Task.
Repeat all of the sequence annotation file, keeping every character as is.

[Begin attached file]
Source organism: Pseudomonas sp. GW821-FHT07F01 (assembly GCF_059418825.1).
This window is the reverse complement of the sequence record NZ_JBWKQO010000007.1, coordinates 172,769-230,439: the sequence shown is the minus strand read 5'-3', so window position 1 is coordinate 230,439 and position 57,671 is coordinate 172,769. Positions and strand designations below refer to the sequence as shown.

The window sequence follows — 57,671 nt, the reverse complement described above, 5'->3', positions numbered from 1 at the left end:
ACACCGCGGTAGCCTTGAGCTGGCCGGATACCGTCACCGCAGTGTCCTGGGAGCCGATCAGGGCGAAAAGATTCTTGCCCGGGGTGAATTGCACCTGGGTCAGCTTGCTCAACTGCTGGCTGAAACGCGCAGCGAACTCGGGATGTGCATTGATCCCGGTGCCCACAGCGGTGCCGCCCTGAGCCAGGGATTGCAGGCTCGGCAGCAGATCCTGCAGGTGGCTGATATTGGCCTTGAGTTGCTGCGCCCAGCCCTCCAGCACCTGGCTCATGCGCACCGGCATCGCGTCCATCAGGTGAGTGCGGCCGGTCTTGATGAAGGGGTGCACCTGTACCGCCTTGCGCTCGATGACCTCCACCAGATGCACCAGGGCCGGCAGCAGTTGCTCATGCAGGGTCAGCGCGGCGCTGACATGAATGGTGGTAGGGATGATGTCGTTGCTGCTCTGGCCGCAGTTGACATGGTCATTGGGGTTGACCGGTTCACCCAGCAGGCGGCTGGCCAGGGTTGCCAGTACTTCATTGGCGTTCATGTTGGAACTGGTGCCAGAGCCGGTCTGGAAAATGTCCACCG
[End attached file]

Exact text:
Source organism: Pseudomonas sp. GW821-FHT07F01 (assembly GCF_059418825.1).
This window is the reverse complement of the sequence record NZ_JBWKQO010000007.1, coordinates 172,769-230,439: the sequence shown is the minus strand read 5'-3', so window position 1 is coordinate 230,439 and position 57,671 is coordinate 172,769. Positions and strand designations below refer to the sequence as shown.

The window sequence follows — 57,671 nt, the reverse complement described above, 5'->3', positions numbered from 1 at the left end:
ACACCGCGGTAGCCTTGAGCTGGCCGGATACCGTCACCGCAGTGTCCTGGGAGCCGATCAGGGCGAAAAGATTCTTGCCCGGGGTGAATTGCACCTGGGTCAGCTTGCTCAACTGCTGGCTGAAACGCGCAGCGAACTCGGGATGTGCATTGATCCCGGTGCCCACAGCGGTGCCGCCCTGAGCCAGGGATTGCAGGCTCGGCAGCAGATCCTGCAGGTGGCTGATATTGGCCTTGAGTTGCTGCGCCCAGCCCTCCAGCACCTGGCTCATGCGCACCGGCATCGCGTCCATCAGGTGAGTGCGGCCGGTCTTGATGAAGGGGTGCACCTGTACCGCCTTGCGCTCGATGACCTCCACCAGATGCACCAGGGCCGGCAGCAGTTGCTCATGCAGGGTCAGCGCGGCGCTGACATGAATGGTGGTAGGGATGATGTCGTTGCTGCTCTGGCCGCAGTTGACATGGTCATTGGGGTTGACCGGTTCACCCAGCAGGCGGCTGGCCAGGGTTGCCAGTACTTCATTGGCGTTCATGTTGGAACTGGTGCCAGAGCCGGTCTGGAAAATGTCCACCG